Emirates is dropping its sponsorship of FIFA, becoming the first backer to abandon soccer’s governing body after allegations of corruption linked to voting on World Cup hosts and the group’s presidency.
Emirates, the world’s biggest international airline, said it won’t extend the contract that began in 2006 and concludes this year.
“This decision was made following an evaluation of FIFA’s contract proposal which did not meet Emirates’ expectations,” the airline said yesterday in an e-mailed statement.
FIFA’s major partners -- Adidas AG, Coca-Cola Co., Hyundai Motor Co., Sony Corp. and Visa Inc. -- have helped the sport’s governing body generate $350 million in annual sponsorship. Last month, Michael Hershman, a one-time adviser to FIFA on corporate reform, criticized the companies for standing by while scandals unfolded.
“They have basically paid lip service so far to the issues of values and ethics and compliance and governance,” Hershman, a co-founder of Transparency International, said in an interview. “It’s time for them to come out more strongly, more forcefully.”
The companies haven’t done so yet, Hershman said, because there’s “too much at stake. It’s all about the money.” The World Cup, the world’s most-watched sporting event, generates $5 billion from television and marketing contracts.
Four of the top-tier sponsors have renewed through at least the next World Cup in Russia and Sony is in discussions about an extension.
“Due to the ongoing negotiations, we cannot give any further information about future partners in this category at this stage,” FIFA spokeswoman Delia Fischer said yesterday by e-mail.
Adidas, which sponsored nine teams at this year’s tournament including winner Germany and runner-up Argentina, said it was up to FIFA to comment when asked about Hershman’s criticism. Visa said it expects all of its partners to “maintain strong ethical standards and operate with transparency.” Coca-Cola and Hyundai didn’t respond to e-mailed requests for comment, while Sony declined to comment.
“I naively thought the bad reputation of FIFA in general cannot be good for the reputation of the ones who are marketing with the help of FIFA,” said Mark Pieth, a Swiss law professor who chaired an independent governance committee that advised FIFA on reforms for two years through December 2013.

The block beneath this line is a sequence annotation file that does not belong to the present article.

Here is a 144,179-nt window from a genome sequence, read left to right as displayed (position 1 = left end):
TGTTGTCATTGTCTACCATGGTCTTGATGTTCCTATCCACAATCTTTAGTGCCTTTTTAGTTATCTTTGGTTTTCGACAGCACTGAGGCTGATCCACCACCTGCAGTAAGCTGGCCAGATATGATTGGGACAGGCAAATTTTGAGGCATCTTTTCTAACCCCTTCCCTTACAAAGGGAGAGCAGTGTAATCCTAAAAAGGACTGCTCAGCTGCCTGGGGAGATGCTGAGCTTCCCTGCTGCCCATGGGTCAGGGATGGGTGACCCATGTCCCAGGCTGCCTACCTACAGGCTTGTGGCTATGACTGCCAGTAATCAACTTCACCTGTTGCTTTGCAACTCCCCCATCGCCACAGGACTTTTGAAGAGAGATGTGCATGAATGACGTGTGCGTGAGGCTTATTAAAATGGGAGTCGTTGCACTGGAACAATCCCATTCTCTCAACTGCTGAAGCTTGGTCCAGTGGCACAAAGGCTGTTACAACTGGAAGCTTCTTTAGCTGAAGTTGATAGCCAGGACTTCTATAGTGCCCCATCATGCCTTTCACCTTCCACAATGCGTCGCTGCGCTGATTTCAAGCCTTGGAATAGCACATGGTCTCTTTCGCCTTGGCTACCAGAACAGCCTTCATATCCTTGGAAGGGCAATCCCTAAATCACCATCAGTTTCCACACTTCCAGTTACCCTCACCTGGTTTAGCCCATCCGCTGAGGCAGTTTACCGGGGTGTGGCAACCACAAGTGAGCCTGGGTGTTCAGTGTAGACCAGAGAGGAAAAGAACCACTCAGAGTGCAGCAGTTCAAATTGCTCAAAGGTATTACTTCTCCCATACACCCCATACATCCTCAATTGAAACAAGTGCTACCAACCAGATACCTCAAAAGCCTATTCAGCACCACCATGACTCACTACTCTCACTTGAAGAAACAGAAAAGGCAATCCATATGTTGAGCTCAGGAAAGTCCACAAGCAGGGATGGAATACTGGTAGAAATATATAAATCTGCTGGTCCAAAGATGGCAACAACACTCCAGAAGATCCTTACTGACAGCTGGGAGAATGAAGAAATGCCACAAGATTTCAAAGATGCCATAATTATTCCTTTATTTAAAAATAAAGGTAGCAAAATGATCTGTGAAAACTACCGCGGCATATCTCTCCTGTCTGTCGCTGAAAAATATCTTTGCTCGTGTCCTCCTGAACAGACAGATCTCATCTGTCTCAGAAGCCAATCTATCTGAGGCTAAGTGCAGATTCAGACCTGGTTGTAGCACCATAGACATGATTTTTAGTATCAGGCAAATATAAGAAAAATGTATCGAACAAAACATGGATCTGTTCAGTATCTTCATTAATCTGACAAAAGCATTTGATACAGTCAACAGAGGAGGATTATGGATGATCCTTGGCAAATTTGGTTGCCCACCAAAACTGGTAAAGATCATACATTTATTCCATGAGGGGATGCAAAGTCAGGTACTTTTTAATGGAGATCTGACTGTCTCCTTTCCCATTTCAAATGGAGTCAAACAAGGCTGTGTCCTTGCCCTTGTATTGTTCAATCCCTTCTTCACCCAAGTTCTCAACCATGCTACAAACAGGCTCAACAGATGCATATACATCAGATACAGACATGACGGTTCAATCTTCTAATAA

Pieth says only about half of his group’s recommendations were implemented, and more could have been done had sponsors flexed their financial muscles.
“We need your clout here,” Pieth, a criminal law professor at the University of Basel who advises the World Bank on integrity issues, said he told the sponsors in meetings. Companies don’t abandon FIFA because competitors are lining up to take their place, he said.
Germany’s Spiegel reported this weekend that FIFA is in talks with Qatar Airways to replace Emirates. Qatar won rights to stage the 2022 World Cup in 2010, the same time Russia was chosen as 2018 host.
Former U.S. Attorney Michael Garcia investigated the voting process. FIFA will announce the results of the inquiry this month though its ethics head has said the report can’t be published in full. About one-third of the voters who participated in choosing Qatar as a World Cup host have quit or been suspended.
Sepp Blatter, FIFA’s 78-year-old president, will stand for a fifth term next year after earlier saying that his current term would be his last.
Some sponsors did speak out before Blatter won a fourth term in 2011. Blatter’s only challenger Mohamed Bin Hammam was suspended following allegations he offered voters in the Caribbean envelopes stuffed with $40,000 in cash.
Emirates spokesman Boutros Boutros said after the presidential election that the airline was considering ending its agreement because of the corruption allegations at FIFA .
Adidas, committed to the soccer body through 2030, released a statement in response to a June report in the Sunday Times of London that Qatar offered bribes to host the World Cup. The company’s comment was almost exactly the same as one it issued in 2011.
The “negative tenor of the public debate around FIFA at the moment is neither good for football nor for FIFA and its partners,” it said.
Coke’s director of football management Amber Steele said last month the World Cup gave the company “a huge platform that we can use globally through all of our markets.”
Coke has sponsored the World Cup since 1978, and Steele said it had advertising campaigns around the event in 180 of 207 markets during this year’s World Cup in Brazil.
Steele, a former FIFA employee, fielded questions from journalists while she appeared on a panel at the Leaders Sport Business Summit in London about the damage done to her company’s brand by the links with FIFA. Thierry Weil, FIFA’s marketing director, also on the panel, came to her defense.
“Is it fair that you’re always saying that FIFA is not transparent and trying to put a sponsor in a situation and make them say something?,” Weil said. “Then tomorrow, this will be ‘Coke is not happy with FIFA.’ Guys, let’s once wait and then criticize on the facts that may have come out.”
It’s not a sponsor’s responsibility to change the behavior of an organization they’re endorsing, said Jonathan Hemus, a consultant who advised the International Cricket Council after it faced allegations of match-fixing and corruption a decade ago.
Still, “we must be getting near a tipping point,” where some may walk away, Hemus said.